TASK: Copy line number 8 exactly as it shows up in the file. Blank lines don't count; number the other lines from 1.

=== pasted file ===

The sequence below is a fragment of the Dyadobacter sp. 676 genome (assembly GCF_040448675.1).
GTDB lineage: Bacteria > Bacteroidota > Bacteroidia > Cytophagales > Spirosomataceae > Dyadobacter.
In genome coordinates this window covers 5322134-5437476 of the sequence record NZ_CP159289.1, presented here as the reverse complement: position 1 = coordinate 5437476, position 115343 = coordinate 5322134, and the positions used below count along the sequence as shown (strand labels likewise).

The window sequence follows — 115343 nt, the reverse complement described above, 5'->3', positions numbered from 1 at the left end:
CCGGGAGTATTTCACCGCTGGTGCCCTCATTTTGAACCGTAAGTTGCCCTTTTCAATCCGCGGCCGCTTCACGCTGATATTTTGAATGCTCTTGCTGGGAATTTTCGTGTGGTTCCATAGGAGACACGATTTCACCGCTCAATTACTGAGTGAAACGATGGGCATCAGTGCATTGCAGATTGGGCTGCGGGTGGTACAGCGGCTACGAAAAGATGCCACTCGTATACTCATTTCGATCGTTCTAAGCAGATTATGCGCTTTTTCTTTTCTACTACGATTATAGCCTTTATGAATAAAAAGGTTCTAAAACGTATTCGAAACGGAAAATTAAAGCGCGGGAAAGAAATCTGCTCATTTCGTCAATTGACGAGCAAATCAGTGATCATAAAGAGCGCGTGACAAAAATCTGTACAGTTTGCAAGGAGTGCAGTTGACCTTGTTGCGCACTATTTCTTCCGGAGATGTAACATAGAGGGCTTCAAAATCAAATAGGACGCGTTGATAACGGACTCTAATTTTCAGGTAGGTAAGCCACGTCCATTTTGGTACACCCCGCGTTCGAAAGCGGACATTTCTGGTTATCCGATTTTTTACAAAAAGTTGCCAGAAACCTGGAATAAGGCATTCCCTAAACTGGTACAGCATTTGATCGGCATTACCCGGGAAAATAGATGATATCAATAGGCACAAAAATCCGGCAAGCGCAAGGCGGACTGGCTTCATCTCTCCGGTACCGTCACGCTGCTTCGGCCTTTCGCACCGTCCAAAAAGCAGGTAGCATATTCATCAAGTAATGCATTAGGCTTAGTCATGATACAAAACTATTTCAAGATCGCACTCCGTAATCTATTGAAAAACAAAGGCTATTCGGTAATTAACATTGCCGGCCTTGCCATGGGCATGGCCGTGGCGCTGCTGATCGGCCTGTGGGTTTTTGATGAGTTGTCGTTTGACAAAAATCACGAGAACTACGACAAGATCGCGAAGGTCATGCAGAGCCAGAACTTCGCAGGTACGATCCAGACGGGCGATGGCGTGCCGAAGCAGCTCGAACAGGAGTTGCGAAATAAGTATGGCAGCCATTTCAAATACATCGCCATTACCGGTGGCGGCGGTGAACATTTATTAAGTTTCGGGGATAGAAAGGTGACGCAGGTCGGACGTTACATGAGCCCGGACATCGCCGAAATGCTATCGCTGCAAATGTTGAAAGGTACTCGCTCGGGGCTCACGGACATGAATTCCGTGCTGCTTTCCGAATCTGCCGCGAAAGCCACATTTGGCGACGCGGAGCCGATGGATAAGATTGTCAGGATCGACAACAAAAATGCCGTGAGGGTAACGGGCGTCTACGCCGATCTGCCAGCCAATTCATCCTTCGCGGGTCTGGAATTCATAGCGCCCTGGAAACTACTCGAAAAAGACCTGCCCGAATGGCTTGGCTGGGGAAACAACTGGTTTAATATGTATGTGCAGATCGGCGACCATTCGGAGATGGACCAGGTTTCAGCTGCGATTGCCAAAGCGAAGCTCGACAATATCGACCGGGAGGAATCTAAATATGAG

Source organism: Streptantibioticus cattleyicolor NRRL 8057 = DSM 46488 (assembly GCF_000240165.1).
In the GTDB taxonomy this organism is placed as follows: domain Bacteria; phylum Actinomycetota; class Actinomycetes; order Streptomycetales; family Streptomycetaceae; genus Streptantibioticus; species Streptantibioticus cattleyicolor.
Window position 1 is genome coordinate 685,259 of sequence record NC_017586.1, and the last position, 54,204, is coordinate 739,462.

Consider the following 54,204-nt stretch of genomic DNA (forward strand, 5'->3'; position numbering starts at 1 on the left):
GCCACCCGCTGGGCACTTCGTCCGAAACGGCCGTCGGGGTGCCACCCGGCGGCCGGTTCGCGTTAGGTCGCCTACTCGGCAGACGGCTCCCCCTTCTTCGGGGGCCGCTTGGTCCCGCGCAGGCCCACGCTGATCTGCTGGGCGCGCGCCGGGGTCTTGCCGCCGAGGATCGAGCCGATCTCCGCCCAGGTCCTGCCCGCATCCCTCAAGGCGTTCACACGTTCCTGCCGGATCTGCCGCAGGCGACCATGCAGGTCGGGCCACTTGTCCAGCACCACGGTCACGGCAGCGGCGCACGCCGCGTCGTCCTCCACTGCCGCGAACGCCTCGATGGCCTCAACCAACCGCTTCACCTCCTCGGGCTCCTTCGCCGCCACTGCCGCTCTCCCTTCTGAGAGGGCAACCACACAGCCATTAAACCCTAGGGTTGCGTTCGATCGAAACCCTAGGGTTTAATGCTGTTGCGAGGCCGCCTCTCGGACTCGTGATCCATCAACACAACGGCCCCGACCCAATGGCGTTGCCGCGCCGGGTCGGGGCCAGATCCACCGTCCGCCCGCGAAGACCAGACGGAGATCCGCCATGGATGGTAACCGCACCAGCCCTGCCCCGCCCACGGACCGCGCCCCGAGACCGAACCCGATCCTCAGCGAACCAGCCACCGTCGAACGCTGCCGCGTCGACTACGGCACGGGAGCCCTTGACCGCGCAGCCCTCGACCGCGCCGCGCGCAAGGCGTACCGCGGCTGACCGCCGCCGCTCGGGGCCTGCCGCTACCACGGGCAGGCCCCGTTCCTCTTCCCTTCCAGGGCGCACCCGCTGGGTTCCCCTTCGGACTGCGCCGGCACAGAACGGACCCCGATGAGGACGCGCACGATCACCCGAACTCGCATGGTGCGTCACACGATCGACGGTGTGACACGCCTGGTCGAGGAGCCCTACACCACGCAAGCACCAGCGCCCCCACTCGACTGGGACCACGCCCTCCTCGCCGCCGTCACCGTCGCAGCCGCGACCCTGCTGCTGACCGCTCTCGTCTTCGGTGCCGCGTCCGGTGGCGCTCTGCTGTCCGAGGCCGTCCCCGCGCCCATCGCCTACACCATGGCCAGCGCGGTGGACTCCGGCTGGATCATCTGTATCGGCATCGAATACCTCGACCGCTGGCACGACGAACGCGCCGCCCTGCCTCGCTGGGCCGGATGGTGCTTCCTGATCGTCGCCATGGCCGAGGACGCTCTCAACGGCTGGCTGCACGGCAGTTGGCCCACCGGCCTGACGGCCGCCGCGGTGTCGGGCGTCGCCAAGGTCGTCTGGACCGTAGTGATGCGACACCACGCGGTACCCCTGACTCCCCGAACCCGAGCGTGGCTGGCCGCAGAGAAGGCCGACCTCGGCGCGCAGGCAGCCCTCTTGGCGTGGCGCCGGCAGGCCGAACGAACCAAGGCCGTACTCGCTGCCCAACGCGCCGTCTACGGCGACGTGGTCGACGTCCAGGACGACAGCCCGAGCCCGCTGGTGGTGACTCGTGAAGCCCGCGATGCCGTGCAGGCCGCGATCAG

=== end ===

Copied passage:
Window position 1 is genome coordinate 685,259 of sequence record NC_017586.1, and the last position, 54,204, is coordinate 739,462.